WHIRL (What Have I Read Lately) Books is a site for readers to find books for themselves and their book clubs. Liz at Literary Masters runs book groups and literary salons where we "dig deep" into literary treasures.

Wednesday, April 28, 2010

Wrapping Up The Brief and Wondrous Life of Oscar Wao

The Brief and Wondrous Life of Oscar Wao by Junot Diaz is truly a wonderful book. All my book groups enjoyed it, and the conversations were lively, opinionated, and everyone had something to say. It's interesting how differently individuals reacted to this book. Some found it angry while others hadn't seen that part of it. Some found it hilarious although tragic. Some found it depressing. Just about everyone found it to be an interesting read. A real page-turner.

I'll highlight below some of the points that were made in the various groups. You may or may not agree with them:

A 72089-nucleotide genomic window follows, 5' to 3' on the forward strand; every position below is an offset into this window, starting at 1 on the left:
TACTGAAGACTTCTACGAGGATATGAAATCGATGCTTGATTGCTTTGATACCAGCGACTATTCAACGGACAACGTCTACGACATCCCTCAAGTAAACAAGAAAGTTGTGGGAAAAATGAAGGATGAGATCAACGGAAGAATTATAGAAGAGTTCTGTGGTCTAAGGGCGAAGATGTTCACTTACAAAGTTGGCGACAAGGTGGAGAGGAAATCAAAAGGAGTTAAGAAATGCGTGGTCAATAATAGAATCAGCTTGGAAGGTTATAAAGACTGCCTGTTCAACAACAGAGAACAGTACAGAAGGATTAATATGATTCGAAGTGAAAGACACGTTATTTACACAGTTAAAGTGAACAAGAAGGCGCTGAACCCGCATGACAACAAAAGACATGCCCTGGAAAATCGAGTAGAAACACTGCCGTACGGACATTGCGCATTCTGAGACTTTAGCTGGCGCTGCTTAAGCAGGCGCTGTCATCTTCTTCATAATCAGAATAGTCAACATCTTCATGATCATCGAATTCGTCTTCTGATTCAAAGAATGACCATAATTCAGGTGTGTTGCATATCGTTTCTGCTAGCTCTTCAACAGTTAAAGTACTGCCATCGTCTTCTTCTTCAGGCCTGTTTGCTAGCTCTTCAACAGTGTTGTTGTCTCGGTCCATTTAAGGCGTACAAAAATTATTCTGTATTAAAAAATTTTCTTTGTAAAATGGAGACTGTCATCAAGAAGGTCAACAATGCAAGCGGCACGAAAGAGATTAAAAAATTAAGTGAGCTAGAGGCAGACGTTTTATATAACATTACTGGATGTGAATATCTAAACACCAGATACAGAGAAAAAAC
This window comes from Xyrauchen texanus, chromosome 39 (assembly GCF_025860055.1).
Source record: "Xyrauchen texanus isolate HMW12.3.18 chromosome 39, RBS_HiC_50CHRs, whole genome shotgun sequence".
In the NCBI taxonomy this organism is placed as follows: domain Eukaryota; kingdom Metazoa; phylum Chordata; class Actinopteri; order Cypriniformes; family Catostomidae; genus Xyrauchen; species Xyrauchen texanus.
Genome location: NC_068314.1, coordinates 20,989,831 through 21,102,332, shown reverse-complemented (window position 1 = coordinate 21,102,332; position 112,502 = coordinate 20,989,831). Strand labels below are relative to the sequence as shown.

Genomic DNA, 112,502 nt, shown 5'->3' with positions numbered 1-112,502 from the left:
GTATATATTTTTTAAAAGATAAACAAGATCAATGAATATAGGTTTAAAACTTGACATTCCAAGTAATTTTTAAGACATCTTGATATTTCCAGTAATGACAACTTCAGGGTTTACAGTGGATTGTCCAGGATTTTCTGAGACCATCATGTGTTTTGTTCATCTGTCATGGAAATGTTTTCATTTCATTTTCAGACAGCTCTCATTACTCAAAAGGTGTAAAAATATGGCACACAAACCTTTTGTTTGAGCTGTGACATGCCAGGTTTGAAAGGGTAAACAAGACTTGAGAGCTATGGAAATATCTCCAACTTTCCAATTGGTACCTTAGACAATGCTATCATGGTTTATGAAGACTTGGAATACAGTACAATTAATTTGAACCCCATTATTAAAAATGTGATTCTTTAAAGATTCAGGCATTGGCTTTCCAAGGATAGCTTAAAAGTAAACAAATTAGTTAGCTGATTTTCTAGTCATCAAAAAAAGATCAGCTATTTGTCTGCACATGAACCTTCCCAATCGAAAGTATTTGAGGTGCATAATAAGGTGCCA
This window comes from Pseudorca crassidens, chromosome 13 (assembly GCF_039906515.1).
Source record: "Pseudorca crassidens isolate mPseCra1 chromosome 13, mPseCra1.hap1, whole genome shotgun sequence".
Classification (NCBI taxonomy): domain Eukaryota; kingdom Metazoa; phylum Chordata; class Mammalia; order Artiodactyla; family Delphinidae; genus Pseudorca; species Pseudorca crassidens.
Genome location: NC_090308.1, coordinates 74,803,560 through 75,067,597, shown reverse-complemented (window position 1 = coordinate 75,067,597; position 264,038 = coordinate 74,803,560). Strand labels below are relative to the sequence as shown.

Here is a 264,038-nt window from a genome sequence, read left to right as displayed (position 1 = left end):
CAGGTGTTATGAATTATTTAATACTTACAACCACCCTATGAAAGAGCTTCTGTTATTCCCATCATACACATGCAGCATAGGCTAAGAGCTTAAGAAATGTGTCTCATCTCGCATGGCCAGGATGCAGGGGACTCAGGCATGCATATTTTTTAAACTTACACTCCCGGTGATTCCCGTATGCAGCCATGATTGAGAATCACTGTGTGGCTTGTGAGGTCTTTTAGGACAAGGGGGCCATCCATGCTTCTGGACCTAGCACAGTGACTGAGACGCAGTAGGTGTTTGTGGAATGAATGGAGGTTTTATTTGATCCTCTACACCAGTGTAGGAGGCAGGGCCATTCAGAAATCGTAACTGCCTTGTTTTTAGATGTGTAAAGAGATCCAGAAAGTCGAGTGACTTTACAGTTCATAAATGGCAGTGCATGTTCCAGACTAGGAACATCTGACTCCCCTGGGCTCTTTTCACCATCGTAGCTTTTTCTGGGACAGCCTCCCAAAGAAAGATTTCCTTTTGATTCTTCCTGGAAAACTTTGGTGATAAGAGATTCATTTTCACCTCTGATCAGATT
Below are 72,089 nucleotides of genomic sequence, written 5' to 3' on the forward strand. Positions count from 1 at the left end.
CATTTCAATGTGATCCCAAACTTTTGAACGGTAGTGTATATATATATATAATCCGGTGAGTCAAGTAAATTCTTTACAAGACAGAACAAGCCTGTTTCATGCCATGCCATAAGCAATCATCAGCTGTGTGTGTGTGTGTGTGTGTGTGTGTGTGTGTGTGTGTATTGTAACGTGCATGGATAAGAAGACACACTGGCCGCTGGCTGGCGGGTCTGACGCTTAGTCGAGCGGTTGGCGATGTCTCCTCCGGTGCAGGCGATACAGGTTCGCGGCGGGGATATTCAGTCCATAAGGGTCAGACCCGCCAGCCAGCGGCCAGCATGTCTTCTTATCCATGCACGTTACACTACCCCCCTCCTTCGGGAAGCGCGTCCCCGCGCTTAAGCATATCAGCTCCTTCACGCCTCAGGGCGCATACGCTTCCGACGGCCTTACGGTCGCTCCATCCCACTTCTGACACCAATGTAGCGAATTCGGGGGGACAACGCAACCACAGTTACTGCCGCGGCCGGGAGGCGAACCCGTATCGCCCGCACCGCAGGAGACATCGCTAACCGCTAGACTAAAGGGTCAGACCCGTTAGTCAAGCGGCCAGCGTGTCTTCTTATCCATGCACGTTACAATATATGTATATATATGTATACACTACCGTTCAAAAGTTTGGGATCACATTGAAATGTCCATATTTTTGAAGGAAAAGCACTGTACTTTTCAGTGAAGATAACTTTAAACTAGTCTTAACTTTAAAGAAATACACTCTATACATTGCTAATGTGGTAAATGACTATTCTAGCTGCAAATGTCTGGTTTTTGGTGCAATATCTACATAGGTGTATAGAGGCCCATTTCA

This really isn't Oscar's story. It's Yunior's story. You can hear his voice change, grow, as he narrates the book, and you can watch him change and grow, too. He comes to terms with who he is as a Dominican man.

Although the men acted macho, this story just underscored that it was all an act, a role they were playing, a mask they were wearing. The women were the really strong characters in the story. They were the ones who, although severely restricted to a limited space by the patriarchal society in which they lived, took action when action was called for. The results weren't always great, but at least they did something.

Lola took on her masks, "performing" to others' expectations, until she figured out how to be true to herself. Oscar was the only one who didn't wear a mask, who didn't play a role, perhaps because he didn't know how to.